Collingwood Neighbourhood House (CNH) proudly recognizes its long-serving staff members. This year, we recognize and celebrate Satinder Kaur Singh, Family Services Coordinator, for over 30 years of service. Satinder has been a permanent fixture in the history of Family Place and is the longestserving staff member at CNH. After arriving in Canada in the summer of 1990, Satinder came to CNH looking for childcare for her school-aged children. She ended up volunteering at reception then got hired to train as a facilitator for the Nobody’s Perfect parenting program and was amongst the first batch of trainees. She then became hired for the Family Place program and assistant teacher

at the LINC (Language Instruction for Newcomers to Canada) program and organized a babysitting co-op, in addition to community dinners. Satinder’s favourite memory of CNH is the ground laying ceremony of our present building at 5288 Joyce Street. She says she was very excited about the brand new building where her programs would have a permanent space under one roof as prior to that, the Family Place was running in the basement of Carleton Elementary school and the other programs were spread out in the community. Over her 30 years in the program, Satinder

This page is sponsored by Collingwood Neighbourhood House

has been a part of thousands of children and families’ lives. Multi-generations of families have returned to the program because of her. Her kind, warm and welcoming approach has ensured that the experiences families have at the Family Place at CNH are always fondly remembered and we know there are many, many families who hold Satinder dearly in their hearts. What an amazing accomplishment to devote your career to providing quality care and programming to families from every walk of life. Thank you, Satinder, and many congratulations on this milestone!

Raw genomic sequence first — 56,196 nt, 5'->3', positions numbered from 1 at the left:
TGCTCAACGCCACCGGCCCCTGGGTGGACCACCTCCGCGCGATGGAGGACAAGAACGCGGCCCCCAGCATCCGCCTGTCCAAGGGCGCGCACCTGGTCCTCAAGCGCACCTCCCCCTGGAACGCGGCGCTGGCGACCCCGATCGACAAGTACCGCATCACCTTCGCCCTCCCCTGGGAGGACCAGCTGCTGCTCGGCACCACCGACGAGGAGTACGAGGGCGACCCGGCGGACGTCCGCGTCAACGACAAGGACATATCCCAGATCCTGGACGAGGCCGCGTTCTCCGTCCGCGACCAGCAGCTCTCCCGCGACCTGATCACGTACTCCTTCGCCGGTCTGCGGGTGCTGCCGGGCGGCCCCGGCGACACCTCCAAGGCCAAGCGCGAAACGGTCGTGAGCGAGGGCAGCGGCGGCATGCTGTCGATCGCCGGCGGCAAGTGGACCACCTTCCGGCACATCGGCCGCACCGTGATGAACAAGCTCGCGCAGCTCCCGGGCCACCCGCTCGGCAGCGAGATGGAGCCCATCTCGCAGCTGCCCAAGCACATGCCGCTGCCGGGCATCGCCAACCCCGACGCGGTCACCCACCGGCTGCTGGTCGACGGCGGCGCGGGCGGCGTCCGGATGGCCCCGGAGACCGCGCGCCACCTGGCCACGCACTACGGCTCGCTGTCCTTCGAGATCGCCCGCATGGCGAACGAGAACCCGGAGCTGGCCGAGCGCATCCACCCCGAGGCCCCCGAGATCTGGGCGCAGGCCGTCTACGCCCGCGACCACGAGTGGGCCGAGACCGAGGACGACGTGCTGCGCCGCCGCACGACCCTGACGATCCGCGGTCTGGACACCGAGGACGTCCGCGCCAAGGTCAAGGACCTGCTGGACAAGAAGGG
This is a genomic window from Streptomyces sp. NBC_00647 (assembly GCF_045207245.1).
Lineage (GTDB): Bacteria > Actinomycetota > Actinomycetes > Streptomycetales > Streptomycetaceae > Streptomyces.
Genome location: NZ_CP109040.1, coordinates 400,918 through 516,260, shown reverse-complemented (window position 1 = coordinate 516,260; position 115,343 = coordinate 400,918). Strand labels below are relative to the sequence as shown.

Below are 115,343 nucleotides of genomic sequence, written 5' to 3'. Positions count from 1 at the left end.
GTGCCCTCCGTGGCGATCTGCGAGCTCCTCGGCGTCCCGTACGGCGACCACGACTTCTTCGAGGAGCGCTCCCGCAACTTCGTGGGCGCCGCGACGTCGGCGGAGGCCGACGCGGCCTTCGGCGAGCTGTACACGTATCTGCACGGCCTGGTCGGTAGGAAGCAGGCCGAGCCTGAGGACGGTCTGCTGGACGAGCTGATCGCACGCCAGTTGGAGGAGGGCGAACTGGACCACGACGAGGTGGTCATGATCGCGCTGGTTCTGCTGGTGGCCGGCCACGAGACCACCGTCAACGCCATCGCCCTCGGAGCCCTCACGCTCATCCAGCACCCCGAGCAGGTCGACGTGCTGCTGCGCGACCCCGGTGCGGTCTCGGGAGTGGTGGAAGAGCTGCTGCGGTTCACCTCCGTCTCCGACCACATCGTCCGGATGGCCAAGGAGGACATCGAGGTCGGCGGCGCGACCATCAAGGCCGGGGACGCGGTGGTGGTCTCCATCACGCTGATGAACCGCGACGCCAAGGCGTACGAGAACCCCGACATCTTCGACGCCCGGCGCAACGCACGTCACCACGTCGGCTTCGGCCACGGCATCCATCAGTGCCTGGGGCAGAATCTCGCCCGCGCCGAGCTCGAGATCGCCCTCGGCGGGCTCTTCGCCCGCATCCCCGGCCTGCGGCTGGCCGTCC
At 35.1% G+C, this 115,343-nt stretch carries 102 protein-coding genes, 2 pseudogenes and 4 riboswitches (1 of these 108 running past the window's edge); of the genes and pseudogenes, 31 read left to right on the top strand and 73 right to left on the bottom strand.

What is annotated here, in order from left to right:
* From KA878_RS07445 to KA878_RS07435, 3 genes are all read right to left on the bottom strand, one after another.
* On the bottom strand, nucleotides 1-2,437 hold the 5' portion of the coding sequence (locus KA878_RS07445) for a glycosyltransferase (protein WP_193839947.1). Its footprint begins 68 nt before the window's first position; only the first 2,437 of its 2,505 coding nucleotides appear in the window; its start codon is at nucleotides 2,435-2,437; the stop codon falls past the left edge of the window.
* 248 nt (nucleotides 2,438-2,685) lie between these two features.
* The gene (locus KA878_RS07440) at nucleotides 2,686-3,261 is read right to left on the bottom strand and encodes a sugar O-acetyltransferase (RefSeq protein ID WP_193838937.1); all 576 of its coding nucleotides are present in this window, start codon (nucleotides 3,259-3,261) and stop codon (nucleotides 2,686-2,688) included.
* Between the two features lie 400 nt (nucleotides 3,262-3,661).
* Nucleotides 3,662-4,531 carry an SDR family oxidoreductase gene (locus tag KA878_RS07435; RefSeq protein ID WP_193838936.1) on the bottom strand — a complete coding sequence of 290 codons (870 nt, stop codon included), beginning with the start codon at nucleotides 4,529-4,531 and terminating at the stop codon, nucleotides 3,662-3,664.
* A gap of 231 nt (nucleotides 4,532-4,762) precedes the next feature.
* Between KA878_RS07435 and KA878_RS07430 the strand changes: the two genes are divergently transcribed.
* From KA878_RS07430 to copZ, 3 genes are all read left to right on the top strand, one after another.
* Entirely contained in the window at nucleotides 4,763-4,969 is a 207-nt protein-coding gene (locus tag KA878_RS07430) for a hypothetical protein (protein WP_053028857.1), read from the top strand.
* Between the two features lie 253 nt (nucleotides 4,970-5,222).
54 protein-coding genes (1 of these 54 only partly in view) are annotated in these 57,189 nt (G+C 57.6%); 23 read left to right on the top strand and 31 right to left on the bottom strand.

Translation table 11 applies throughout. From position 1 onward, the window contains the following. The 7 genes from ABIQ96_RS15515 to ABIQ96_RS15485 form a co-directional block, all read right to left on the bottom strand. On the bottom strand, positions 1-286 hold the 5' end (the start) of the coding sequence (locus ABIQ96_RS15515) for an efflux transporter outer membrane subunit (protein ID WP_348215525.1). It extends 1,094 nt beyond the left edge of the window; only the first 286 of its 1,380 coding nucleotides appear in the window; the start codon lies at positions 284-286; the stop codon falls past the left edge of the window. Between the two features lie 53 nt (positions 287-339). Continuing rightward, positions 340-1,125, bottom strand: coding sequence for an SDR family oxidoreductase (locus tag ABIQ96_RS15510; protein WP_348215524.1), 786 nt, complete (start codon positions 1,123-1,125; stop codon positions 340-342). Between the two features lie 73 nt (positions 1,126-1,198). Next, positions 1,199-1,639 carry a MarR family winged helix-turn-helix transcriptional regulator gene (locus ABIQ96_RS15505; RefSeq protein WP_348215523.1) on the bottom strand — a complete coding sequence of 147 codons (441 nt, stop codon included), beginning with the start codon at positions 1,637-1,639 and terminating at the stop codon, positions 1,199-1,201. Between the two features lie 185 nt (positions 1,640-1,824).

October 2020

October 2020

Upcoming Events October 12 Ð Thanksgiving October 24 Ð Provincial Election Day October 31 - Halloween

November 28, 4:00 Ð 5:30 pm

WhoÕs New in Collingwood We have been very fortunate during the pandemic to not loss many of our businesses and we have even seen many new faces along Kingsway. WeÕd like to welcome all of our new businesses and we say a sad farewell the ones who have left. Collingwood has been extremely resilient during Covid and many businesses adapted to the new Public Health Orders and made quick changes. Thank you to all our members and to our neighbourhood for shopping local and supporting our small businesses.